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Old January 6, 2020, 01:59 AM   #1
shooter43
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20 gauge buckshot and 45 Colt for hogs?

A friend and I are hog hunting this week and I wanted to know if 20 gauge buckshot is powerful enough to take down pigs? I have one box of #2 and two boxes of #3 buckshot. Also wanted advice on loads for my 45 Colt and if it is adequate enough for hogs? Thanks!
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Old January 6, 2020, 03:58 AM   #2
DockRock
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So, unfortunately, I'm serving waffles today...

It depends.

For shotgun, if we are talking about number 2 Buck and not number 2 birdshot, ( I ask not because I'm assuming you are confusing the two but because it does happen), then in a 3" 20 ga shell, you are looking at @ 15 .27" pellets that weigh about 39 grains each, so each pellet in the sort of 22 LR weight range, traveling a little bit faster. People have killed hogs with 22 lr. But it takes excellent shot placement. In my opinion, and I have done a fair amount of hog hunting but I claim no expertise, that's not good enough for me. Maybe piglets in the sub 75 lbs range. But mainly, you would get wounded hogs that would do anything fair bit of running and hiding before bleeding out and would be tough to find. So, for vermin eradication, ok. For hunting, not ok.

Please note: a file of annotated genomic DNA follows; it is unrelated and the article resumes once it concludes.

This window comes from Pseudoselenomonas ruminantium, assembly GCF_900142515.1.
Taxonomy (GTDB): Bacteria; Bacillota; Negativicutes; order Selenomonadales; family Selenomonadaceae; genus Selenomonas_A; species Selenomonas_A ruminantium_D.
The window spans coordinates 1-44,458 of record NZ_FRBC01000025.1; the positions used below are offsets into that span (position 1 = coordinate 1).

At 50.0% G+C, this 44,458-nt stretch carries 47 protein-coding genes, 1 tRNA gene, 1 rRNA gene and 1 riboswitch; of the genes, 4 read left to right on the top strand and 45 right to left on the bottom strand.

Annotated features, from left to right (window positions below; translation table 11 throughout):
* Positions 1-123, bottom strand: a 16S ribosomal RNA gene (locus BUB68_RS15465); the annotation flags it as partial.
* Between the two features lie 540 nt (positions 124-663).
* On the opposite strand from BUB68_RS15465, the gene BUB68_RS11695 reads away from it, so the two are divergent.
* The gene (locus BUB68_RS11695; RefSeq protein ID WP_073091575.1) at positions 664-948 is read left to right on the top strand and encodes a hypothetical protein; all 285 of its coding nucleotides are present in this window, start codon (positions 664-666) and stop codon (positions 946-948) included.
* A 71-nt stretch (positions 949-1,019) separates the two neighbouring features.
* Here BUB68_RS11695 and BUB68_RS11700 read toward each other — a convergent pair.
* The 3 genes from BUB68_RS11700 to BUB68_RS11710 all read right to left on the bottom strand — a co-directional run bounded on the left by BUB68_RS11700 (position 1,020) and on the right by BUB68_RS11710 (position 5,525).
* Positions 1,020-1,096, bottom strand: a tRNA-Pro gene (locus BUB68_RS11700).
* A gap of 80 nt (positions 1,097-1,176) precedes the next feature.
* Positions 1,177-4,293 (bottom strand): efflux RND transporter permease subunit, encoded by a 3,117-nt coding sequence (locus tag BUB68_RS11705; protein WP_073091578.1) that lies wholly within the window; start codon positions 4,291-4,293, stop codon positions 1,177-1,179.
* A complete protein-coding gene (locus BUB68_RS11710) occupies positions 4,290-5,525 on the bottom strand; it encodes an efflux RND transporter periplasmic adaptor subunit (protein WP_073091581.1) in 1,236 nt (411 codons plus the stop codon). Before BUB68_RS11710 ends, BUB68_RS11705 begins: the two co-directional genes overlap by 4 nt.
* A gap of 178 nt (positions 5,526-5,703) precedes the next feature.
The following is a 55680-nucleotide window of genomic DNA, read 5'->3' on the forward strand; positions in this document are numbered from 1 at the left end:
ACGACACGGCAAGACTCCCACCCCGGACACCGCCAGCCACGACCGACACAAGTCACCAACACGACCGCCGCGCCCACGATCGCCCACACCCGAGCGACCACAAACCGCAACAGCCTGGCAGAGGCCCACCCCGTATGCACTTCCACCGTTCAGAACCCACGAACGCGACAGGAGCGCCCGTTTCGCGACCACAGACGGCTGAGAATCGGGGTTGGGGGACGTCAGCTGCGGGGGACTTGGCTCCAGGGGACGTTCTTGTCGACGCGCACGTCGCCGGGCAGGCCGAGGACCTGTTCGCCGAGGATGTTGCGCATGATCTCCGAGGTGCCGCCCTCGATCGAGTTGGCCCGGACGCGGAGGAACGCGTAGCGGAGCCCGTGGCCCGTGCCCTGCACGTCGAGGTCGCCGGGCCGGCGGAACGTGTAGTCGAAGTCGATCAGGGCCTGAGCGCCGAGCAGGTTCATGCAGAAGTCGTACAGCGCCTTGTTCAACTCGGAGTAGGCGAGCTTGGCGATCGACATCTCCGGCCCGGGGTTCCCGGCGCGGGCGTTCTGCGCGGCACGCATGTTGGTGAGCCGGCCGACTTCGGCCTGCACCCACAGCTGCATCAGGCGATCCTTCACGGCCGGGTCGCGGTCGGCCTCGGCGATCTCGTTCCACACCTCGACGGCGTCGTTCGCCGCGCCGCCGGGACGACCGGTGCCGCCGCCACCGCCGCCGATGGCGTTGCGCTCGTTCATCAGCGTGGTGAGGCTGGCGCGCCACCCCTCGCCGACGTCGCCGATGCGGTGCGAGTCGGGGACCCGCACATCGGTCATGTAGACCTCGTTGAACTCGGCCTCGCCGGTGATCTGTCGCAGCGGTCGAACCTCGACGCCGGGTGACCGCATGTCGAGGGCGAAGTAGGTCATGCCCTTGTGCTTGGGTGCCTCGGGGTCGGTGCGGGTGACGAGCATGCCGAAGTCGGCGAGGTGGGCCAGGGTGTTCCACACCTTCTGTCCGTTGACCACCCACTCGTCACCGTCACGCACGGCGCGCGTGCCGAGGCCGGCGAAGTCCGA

I killed a 545 lbs feral pig with two handloaded 250 grs Hornady XTP at about 1200 fps from from a 16" barrel Rossi R92. I shouldn't have. The bullet is too frail and I got lucky. It's a good example of where a wheel weight or Linotype lead bullet in the 250 - 325 grs range would have been much better.